The Story of the Filmmakers Who Escaped the Nazis

Christina Newland
Robert Siodmak's 'Cry of the City'. Image courtesy of the BFI.

In 1929, German star Emil Jannings became the first ever recipient of the Academy Award for Best Actor. Not long after his win, Jannings’ career took a nosedive and he returned to his homeland where, later, he formed close ties to Nazi Propaganda Minister Joseph Goebbels. The actor became a celebrity of the Third Reich’s film industry.

The story goes that Jannings — faced with advancing Allied troops in the rubble of Berlin — held his golden statuette aloft and shouted some bracing words to the soldiers: “Don’t shoot, I won an Oscar!”

Genuine or not, Jannings’ tale is a cruel sort of reversal of the reality faced by the creatives who were forced to leave Europe during the Nazis’ reign. In the late 1930s and 40s, many filmmakers – mostly central Europeans of Jewish origin – moved from their respective film industries to Hollywood. Billy Wilder, Fritz Lang, and Otto Preminger were among their numbers – directors who came to define a heavily European influence on American film. It’s said that of these dark and pessimistic stylings, one of Hollywood’s most enduring movements – film noir was born.

Otto Preminger (1905 - 1986)

Preminger’s American films – which covered everything from drug addiction to lust, homosexuality, and obsession – were never faint-hearted. He courted controversy and provoked censors throughout his career, as evidenced best by his film noirs: 1944’s Laura contains a brutal murder by shotgun-to-the-face, while 1950’s Where the Sidewalk Ends sees an overzealous, violent cop caught in a web of his own lies.

Preminger came from a wealthy family in Vienna, but his theatre work there was interrupted by the looming threat of German invasion. It would come to fruition in 1938, three years after he signed his contract with 20th Century Fox and had long left for California. He spoke no English upon arrival, but his determination and defiance allowed him eventual mainstream success — and the ability to put the underbelly of American life under a microscope.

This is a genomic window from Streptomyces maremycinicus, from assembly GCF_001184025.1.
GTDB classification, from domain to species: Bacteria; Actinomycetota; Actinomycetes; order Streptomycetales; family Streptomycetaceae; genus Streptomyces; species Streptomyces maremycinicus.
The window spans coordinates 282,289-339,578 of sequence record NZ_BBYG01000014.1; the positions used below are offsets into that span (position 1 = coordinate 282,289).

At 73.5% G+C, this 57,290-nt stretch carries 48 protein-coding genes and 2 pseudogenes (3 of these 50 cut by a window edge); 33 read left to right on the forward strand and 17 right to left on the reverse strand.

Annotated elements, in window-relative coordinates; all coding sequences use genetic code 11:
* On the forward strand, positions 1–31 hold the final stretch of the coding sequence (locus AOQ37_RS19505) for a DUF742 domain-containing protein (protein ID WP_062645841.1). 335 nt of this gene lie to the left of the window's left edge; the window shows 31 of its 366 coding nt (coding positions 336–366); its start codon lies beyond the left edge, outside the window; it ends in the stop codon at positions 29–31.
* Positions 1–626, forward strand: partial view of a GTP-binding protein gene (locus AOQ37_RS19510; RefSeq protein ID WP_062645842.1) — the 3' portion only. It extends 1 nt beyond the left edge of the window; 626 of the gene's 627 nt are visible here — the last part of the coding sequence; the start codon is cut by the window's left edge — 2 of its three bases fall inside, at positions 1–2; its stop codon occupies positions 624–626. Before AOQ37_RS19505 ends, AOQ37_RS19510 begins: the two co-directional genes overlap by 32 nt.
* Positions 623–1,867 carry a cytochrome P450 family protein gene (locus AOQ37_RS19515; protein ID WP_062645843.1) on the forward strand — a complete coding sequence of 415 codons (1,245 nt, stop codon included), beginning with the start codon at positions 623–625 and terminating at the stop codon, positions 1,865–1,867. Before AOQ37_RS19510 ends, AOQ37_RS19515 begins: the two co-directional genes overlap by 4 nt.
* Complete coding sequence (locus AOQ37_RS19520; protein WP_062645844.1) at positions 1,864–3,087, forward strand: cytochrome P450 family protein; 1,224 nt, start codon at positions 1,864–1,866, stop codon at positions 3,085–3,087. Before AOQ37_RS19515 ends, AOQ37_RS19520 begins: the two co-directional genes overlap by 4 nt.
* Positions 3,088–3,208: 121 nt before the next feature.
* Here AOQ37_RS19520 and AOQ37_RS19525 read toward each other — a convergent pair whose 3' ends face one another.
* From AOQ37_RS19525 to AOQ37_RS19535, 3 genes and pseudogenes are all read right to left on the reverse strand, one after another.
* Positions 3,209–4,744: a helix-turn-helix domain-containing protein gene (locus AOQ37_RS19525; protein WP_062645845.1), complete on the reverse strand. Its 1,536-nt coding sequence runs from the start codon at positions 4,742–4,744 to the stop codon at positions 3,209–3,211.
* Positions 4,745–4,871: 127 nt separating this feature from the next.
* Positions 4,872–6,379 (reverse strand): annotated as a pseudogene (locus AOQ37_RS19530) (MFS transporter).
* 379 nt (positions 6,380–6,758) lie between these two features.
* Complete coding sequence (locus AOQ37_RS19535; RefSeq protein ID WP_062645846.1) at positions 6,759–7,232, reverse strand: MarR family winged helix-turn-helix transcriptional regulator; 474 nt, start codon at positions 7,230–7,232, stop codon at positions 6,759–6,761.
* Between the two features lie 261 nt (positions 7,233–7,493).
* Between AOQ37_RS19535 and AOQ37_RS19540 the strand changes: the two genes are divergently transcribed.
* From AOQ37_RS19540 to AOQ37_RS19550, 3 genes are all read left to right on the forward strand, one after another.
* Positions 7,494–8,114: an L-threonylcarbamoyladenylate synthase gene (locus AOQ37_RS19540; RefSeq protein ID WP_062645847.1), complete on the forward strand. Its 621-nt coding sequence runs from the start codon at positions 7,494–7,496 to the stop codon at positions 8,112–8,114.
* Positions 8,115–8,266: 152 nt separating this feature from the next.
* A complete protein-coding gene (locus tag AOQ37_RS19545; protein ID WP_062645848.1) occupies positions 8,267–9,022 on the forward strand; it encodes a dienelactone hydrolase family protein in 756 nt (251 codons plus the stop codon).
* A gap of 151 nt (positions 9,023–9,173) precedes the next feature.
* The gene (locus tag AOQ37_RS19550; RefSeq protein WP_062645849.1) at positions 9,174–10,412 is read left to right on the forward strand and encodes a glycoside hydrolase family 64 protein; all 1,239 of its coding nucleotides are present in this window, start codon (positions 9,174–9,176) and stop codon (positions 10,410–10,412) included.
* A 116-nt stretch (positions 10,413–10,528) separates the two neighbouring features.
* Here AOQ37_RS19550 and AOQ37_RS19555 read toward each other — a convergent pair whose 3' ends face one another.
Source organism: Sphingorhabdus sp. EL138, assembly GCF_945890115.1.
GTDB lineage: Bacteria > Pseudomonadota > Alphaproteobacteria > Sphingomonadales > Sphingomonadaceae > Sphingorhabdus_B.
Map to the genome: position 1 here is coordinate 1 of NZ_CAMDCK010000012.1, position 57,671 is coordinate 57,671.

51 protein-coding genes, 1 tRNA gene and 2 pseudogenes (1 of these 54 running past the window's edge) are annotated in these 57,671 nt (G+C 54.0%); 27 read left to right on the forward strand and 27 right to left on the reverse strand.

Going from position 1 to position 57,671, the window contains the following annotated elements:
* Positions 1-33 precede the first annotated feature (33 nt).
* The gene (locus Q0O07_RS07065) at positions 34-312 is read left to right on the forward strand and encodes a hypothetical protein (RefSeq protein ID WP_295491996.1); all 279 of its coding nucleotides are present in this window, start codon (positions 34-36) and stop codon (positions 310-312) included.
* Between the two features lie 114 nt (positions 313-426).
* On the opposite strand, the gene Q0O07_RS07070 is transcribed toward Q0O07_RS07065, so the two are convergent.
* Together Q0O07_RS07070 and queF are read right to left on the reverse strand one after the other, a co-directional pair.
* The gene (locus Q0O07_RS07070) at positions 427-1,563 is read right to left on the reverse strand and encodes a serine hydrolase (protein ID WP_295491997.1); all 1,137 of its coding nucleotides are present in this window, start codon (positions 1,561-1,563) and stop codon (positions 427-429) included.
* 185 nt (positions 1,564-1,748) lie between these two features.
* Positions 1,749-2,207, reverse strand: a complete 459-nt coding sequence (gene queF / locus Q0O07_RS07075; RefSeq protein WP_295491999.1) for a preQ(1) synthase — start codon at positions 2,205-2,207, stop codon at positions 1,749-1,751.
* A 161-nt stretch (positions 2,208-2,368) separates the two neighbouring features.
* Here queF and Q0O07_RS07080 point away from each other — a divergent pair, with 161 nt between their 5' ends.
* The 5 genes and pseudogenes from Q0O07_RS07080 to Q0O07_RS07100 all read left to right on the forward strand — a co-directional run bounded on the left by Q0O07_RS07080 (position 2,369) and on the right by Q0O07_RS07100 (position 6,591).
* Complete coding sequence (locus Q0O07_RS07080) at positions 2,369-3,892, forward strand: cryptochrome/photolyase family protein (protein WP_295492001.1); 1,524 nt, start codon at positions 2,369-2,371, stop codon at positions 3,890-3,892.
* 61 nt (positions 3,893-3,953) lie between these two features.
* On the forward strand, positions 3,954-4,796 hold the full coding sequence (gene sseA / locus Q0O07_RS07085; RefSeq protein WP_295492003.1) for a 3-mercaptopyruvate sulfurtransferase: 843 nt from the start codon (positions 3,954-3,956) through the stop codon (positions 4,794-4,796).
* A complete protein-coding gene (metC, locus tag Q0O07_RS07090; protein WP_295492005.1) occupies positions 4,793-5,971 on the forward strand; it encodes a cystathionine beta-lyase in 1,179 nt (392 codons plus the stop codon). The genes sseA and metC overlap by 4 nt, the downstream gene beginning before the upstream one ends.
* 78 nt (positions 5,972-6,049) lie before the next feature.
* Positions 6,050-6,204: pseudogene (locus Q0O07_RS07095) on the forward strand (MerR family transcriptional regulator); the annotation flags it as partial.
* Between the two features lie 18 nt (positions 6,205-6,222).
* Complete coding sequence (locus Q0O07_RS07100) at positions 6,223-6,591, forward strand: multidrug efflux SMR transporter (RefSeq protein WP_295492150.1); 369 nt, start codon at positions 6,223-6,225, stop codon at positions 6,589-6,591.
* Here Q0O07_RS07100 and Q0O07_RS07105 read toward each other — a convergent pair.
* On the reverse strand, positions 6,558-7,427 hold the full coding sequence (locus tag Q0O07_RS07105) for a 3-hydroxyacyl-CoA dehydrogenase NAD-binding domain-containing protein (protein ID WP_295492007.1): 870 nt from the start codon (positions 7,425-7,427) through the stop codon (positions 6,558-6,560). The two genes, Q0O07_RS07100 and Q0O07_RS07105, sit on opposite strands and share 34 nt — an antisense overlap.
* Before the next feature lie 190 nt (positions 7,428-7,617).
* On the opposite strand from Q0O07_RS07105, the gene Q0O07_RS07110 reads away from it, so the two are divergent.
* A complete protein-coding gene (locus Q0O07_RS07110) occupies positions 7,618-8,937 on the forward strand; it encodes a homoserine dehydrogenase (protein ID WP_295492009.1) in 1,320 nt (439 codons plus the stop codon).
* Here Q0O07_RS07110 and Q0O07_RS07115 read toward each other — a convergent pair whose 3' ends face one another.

Robert Siodmak (1900 - 1973)

Siodmak’s career flourished in both Germany and France before he set sail for America in 1940 to escape persecution. He’s credited by some scholars as having invented film noir as we understand it. Part of this credit stemmed from the unique look of his tightly-plotted thrillers, which are heavily indebted to German Expressionism with their intense chiaroscuro aesthetic: dramatically lit scenes often reflecting a dark fatalism bred from the crisis of identity loss.

Siodmak gave the world Burt Lancaster and Ava Gardner in their first major roles – in Ernest Hemingway’s The Killers. But his real gem is the little-seen 1948 noir Cry of the City. It’s a bitterly realistic cops’n’crooks saga set in Little Italy, and Martin Scorsese counts it among his influences, so you know it’s great.

Max Ophuls (1902 - 1957)

'Letter from an Unknown Woman' (1948).

Ophuls – beloved director of proto-feminist women’s films like The Earrings of Madame De escaped the Nazis not once, but twice. The second time, after the fall of France in 1940, Ophuls was forced to gather his family and leave for America.

The director arrived in Hollywood in 1941, and remained broke and unemployed there for a full six years. He made a handful of films in the States – including out-and-out masterpiece Letter from an Unknown Woman – only to wind up back in Europe by 1950.

Although he made over two-dozen films in his lifetime, few of them received critical or commercial success. These days, he’s widely regarded as a master of the fluid tracking shot, and one of cinema’s finest directors. It turned out to be Max’s son, Marcel Ophuls, who responded most directly to the trauma of the war’s upheaval. He escaped with his father twice as a child, and grew up to direct the harrowing three-hour documentary The Sorrow and The Pity.

Billy Wilder (1906 - 2002)  

'Sunset Boulevard' (1950)

Pluck a handful of titles from Wilder’s work – Sunset Boulevard, Ace in the Hole, The Apartment – and you’ll find that just those few contain enough charm, intrigue, and lacerating wit to sustain any career. A colossal figure of Hollywood’s golden age, Wilder was an Austrian Jew who had carved out a successful film career in Berlin.

In 1933, in the wake of the infamous Reichstag fire, he boarded a train to Paris with a thousand bucks in his suitcase. By the end of the war, he had lost his mother and grandmother to the Holocaust. Esteemed critic Pauline Kael once negatively noted that Wilder’s films had a ‘brazen contempt for people’. The director acknowledged his own cynicism, a trait which is almost omnipresent in his work. On the subject, he ruefully remarked: "The optimists died in the gas chambers. The pessimists have pools in Beverly Hills."

The BFI Southbank's 'Robert Siodmak: Prince of Shadows' season runs throughout April and May, while 'Cry of the City' is released in select cinemas UK-wide on 17 April. Head over here for more info.

Follow Christina on Twitter: @christinalefou

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